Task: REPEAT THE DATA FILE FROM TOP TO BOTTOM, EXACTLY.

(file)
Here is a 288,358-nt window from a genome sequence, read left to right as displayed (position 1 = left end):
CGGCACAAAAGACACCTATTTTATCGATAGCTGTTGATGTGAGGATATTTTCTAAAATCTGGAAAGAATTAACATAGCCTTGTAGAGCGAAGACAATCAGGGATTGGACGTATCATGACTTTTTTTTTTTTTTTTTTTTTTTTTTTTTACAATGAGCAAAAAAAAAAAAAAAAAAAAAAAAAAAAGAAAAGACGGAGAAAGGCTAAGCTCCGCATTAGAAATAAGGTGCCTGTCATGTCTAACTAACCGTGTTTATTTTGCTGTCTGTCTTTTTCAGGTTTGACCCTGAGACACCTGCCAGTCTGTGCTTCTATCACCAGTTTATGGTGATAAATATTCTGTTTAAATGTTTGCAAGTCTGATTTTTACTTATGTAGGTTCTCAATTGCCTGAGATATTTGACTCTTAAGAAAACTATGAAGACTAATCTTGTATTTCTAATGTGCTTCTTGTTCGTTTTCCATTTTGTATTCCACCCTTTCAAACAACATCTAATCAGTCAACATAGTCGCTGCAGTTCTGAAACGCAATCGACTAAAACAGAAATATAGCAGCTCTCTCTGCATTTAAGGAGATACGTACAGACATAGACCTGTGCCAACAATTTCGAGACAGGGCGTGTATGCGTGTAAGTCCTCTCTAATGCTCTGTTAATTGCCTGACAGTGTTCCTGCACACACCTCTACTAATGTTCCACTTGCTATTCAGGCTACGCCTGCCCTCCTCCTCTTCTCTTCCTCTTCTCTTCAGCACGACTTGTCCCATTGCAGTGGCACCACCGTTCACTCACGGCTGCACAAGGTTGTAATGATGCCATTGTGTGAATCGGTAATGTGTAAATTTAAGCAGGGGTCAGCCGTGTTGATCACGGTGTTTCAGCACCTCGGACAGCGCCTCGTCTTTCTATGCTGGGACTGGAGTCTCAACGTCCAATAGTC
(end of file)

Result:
Here is a 288,358-nt window from a genome sequence, read left to right as displayed (position 1 = left end):
CGGCACAAAAGACACCTATTTTATCGATAGCTGTTGATGTGAGGATATTTTCTAAAATCTGGAAAGAATTAACATAGCCTTGTAGAGCGAAGACAATCAGGGATTGGACGTATCATGACTTTTTTTTTTTTTTTTTTTTTTTTTTTTTACAATGAGCAAAAAAAAAAAAAAAAAAAAAAAAAAAAGAAAAGACGGAGAAAGGCTAAGCTCCGCATTAGAAATAAGGTGCCTGTCATGTCTAACTAACCGTGTTTATTTTGCTGTCTGTCTTTTTCAGGTTTGACCCTGAGACACCTGCCAGTCTGTGCTTCTATCACCAGTTTATGGTGATAAATATTCTGTTTAAATGTTTGCAAGTCTGATTTTTACTTATGTAGGTTCTCAATTGCCTGAGATATTTGACTCTTAAGAAAACTATGAAGACTAATCTTGTATTTCTAATGTGCTTCTTGTTCGTTTTCCATTTTGTATTCCACCCTTTCAAACAACATCTAATCAGTCAACATAGTCGCTGCAGTTCTGAAACGCAATCGACTAAAACAGAAATATAGCAGCTCTCTCTGCATTTAAGGAGATACGTACAGACATAGACCTGTGCCAACAATTTCGAGACAGGGCGTGTATGCGTGTAAGTCCTCTCTAATGCTCTGTTAATTGCCTGACAGTGTTCCTGCACACACCTCTACTAATGTTCCACTTGCTATTCAGGCTACGCCTGCCCTCCTCCTCTTCTCTTCCTCTTCTCTTCAGCACGACTTGTCCCATTGCAGTGGCACCACCGTTCACTCACGGCTGCACAAGGTTGTAATGATGCCATTGTGTGAATCGGTAATGTGTAAATTTAAGCAGGGGTCAGCCGTGTTGATCACGGTGTTTCAGCACCTCGGACAGCGCCTCGTCTTTCTATGCTGGGACTGGAGTCTCAACGTCCAATAGTC